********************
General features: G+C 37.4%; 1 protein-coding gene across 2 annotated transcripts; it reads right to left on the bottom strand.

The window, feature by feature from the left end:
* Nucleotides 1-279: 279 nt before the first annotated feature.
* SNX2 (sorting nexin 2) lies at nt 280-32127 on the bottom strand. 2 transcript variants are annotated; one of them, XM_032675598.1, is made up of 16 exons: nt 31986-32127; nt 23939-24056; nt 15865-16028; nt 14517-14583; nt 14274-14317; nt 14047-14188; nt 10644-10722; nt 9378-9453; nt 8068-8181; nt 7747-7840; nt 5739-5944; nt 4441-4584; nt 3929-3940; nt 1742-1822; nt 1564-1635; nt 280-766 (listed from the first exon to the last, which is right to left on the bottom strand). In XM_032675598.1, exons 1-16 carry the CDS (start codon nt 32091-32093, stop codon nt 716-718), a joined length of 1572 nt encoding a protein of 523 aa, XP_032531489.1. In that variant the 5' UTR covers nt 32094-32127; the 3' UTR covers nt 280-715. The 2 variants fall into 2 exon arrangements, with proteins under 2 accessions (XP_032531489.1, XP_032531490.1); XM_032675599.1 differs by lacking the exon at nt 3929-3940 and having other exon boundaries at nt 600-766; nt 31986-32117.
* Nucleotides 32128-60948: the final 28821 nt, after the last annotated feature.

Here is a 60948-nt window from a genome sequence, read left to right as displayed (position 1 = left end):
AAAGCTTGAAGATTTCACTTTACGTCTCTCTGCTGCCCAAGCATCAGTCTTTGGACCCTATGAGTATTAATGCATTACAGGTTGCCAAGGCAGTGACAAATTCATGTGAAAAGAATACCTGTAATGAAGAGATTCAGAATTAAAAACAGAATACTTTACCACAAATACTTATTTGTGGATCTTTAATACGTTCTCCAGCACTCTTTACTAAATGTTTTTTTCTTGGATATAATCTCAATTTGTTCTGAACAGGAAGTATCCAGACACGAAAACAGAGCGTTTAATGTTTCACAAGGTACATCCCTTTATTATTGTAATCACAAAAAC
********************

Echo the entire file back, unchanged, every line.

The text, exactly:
General features: G+C 37.4%; 1 protein-coding gene across 2 annotated transcripts; it reads right to left on the bottom strand.

The window, feature by feature from the left end:
* Nucleotides 1-279: 279 nt before the first annotated feature.
* SNX2 (sorting nexin 2) lies at nt 280-32127 on the bottom strand. 2 transcript variants are annotated; one of them, XM_032675598.1, is made up of 16 exons: nt 31986-32127; nt 23939-24056; nt 15865-16028; nt 14517-14583; nt 14274-14317; nt 14047-14188; nt 10644-10722; nt 9378-9453; nt 8068-8181; nt 7747-7840; nt 5739-5944; nt 4441-4584; nt 3929-3940; nt 1742-1822; nt 1564-1635; nt 280-766 (listed from the first exon to the last, which is right to left on the bottom strand). In XM_032675598.1, exons 1-16 carry the CDS (start codon nt 32091-32093, stop codon nt 716-718), a joined length of 1572 nt encoding a protein of 523 aa, XP_032531489.1. In that variant the 5' UTR covers nt 32094-32127; the 3' UTR covers nt 280-715. The 2 variants fall into 2 exon arrangements, with proteins under 2 accessions (XP_032531489.1, XP_032531490.1); XM_032675599.1 differs by lacking the exon at nt 3929-3940 and having other exon boundaries at nt 600-766; nt 31986-32117.
* Nucleotides 32128-60948: the final 28821 nt, after the last annotated feature.

Here is a 60948-nt window from a genome sequence, read left to right as displayed (position 1 = left end):
AAAGCTTGAAGATTTCACTTTACGTCTCTCTGCTGCCCAAGCATCAGTCTTTGGACCCTATGAGTATTAATGCATTACAGGTTGCCAAGGCAGTGACAAATTCATGTGAAAAGAATACCTGTAATGAAGAGATTCAGAATTAAAAACAGAATACTTTACCACAAATACTTATTTGTGGATCTTTAATACGTTCTCCAGCACTCTTTACTAAATGTTTTTTTCTTGGATATAATCTCAATTTGTTCTGAACAGGAAGTATCCAGACACGAAAACAGAGCGTTTAATGTTTCACAAGGTACATCCCTTTATTATTGTAATCACAAAAAC